Phrase attributed to Walton Rodger and widely linked to British Conservative politician and minister Nicholas Ridley (1929-1993).
There are always those who attempt to exclude themselves from the consequences of policies which in general they support. A house owner might advocate new motorways, but not at the bottom of his or her own back-garden.
NIMBY, as an observation about the behavior of both individual citizens and their parliamentary representatives, was gleefully applied to many public figures.
Developments likely to attract local objections include:
- Infrastructure development, such as new roads and motorway service areas, light rail and metro lines, bicycle and pedestrian infrastructure, airports, power plants, retail developments, sales of public assets, electrical transmission lines, wastewater treatment plants, landfills, sewage outfalls and prisons;
- The extraction of mineral resources including ore, aggregates and hydrocarbons from mines, quarries and oil wells or gas wells, respectively;
- Renewable energy generators, such as wind farms and solar panels;
- Businesses trading in goods perceived as immoral, such as adult video, liquor stores, and medical cannabis dispensaries;
- Accommodations perceived as primarily benefiting disadvantaged people, such as subsidized housing for the financially disadvantaged, supportive housing for the mentally ill, halfway houses for drug addicts and criminals, and homeless shelters for those with no fixed address;
- Services catering to certain stigmatized groups (for example, injection drug users), such as methadone clinics, syringe exchange programmes, drug detoxification facilities, supervised injection site;
- Large-scale developments of all kinds, such as big-box stores and housing subdivisions.
The claimed reasons against these developments vary, and some are given below.
- Increased traffic: more jobs, more housing or more stores correlates to increased traffic on local streets and greater demand for parking spots. Industrial facilities such as warehouses, factories, or landfills often increase the volume of truck traffic.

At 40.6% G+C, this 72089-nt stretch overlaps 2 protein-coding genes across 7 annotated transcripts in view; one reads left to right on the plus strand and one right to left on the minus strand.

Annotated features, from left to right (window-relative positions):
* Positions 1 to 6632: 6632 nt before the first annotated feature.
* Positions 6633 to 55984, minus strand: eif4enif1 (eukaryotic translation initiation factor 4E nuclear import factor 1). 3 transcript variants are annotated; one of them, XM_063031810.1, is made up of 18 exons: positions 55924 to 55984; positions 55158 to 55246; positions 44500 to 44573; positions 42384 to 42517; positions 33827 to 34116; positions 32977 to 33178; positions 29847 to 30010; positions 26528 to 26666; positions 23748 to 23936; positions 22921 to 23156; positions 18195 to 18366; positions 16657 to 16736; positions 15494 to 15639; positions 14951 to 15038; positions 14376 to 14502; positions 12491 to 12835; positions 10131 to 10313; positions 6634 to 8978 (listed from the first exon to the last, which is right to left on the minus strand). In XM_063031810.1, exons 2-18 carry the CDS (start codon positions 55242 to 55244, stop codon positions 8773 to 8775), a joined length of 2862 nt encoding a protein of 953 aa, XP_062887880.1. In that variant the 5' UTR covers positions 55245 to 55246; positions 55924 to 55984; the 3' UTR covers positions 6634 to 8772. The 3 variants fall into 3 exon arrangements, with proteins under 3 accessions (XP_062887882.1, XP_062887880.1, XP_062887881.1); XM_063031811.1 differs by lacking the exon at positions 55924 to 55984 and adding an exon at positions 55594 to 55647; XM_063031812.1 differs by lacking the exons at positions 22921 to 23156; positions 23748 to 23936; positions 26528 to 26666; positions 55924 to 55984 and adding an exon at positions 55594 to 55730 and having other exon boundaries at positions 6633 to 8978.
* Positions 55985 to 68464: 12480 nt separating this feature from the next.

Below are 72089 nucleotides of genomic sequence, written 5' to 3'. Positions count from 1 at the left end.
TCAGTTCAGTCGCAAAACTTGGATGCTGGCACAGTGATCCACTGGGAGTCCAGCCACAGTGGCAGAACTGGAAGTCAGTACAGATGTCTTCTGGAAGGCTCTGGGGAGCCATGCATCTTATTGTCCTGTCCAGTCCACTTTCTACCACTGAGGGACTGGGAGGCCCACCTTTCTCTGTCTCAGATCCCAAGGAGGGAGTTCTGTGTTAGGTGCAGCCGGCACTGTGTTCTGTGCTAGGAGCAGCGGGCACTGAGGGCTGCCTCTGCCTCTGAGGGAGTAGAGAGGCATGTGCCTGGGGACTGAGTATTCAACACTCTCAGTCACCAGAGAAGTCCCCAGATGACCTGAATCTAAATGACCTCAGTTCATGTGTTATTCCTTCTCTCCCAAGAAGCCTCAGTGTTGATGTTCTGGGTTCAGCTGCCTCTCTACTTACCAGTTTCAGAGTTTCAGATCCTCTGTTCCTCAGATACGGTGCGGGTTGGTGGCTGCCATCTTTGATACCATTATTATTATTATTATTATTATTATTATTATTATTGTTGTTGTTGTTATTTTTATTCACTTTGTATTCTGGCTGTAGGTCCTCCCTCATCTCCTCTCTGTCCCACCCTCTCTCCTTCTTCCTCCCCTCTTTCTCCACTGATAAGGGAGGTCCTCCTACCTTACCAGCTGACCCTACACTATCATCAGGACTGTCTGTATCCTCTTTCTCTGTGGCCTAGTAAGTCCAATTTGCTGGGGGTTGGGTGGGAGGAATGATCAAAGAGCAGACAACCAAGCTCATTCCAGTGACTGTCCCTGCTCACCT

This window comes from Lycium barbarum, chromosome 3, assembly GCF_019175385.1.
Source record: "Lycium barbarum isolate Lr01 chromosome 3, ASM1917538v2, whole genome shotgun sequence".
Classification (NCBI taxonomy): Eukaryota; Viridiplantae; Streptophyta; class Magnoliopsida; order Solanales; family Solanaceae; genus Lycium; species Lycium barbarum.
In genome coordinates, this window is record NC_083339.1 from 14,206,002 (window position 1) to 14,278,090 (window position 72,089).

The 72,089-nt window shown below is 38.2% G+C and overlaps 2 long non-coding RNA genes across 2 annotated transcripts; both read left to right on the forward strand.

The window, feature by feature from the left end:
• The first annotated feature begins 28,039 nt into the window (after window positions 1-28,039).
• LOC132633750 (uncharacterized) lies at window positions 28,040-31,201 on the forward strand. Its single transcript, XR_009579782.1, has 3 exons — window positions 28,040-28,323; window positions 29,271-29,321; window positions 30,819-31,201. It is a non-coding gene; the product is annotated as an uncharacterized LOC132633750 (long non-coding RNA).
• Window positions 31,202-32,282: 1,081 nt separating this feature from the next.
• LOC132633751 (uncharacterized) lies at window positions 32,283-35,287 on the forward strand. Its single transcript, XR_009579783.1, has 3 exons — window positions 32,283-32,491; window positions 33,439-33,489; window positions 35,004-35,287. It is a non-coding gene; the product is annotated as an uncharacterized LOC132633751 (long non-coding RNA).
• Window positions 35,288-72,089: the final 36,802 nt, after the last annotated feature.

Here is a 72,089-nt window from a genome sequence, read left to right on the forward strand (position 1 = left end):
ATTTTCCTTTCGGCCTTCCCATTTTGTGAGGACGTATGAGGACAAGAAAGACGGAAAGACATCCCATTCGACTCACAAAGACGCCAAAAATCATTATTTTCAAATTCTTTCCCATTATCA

- Harm to locally owned small businesses : the development of a big box store may provide too much competition to a locally owned store; similarly, the construction of a new road may make the older road less traveled, leading to a loss of business for property owners. This can lead to excessive relocation costs, or to loss of respected local businesses.
- Loss of residential property value: homes near an undesirable development may be less desirable for potential buyers. The lost revenue from property taxes may, or may not, be offset by increased revenue from the project.
- Environmental pollution of land, air, and water: power plants, factories, chemical facilities, crematoriums, sewage treatment facilities, airports, and similar projects may, or may be claimed to, contaminate the land, air, or water around them. Especially facilities assumed to smell might cause objections.
- Light pollution : projects that operate at night, or that include security lighting (such as street lights in a parking lot), may be accused of causing light pollution.
- Noise pollution : in addition to the noise of traffic, a project may inherently be noisy. This is a common objection to wind power, airports, roads, and many industrial facilities, but also stadiums, festivals, and nightclubs which are particularly noisy at night when locals want to sleep.
- Visual blight and failure to “blend in” with the surrounding architecture: the proposed project might be ugly or particularly large, or cast a shadow over an area due to its height.
- Loss of a community’s small-town feel : proposals that might result in new people moving into the community, such as a plan to build many new houses, are often claimed to change the community’s character.
- Strain of public resources and schools: this reason is given for any increase in the local area’s population, as additional school facilities might be needed for the additional children, but particularly to projects that might result in certain kinds of people joining the community, such as a group home for people with disabilities, or immigrants.
- Disproportionate benefit to non-locals: the project appears to benefit distant people, such as investors (in the case of commercial projects like factories or big-box stores) or people from neighboring areas (in the case of regional government projects, such as airports, highways, sewage treatment, or landfills).
- Increases in crime: this is usually applied to projects that are perceived as attracting or employing low-skill workers or racial minorities, as well as projects that cater to people who are thought to often commit crimes, such as the mentally ill, the poor, and drug addicts. Additionally, certain types of projects, such as pubs or medical marijuana dispensaries, might be perceived as directly increasing the amount of crime in the area.
- Risk of an (environmental) disaster, such as with drilling operations, chemical industry, dams, or nuclear power plants.
- Historic areas: the affected area is on a heritage register, because of its many older properties that are being preserved as such.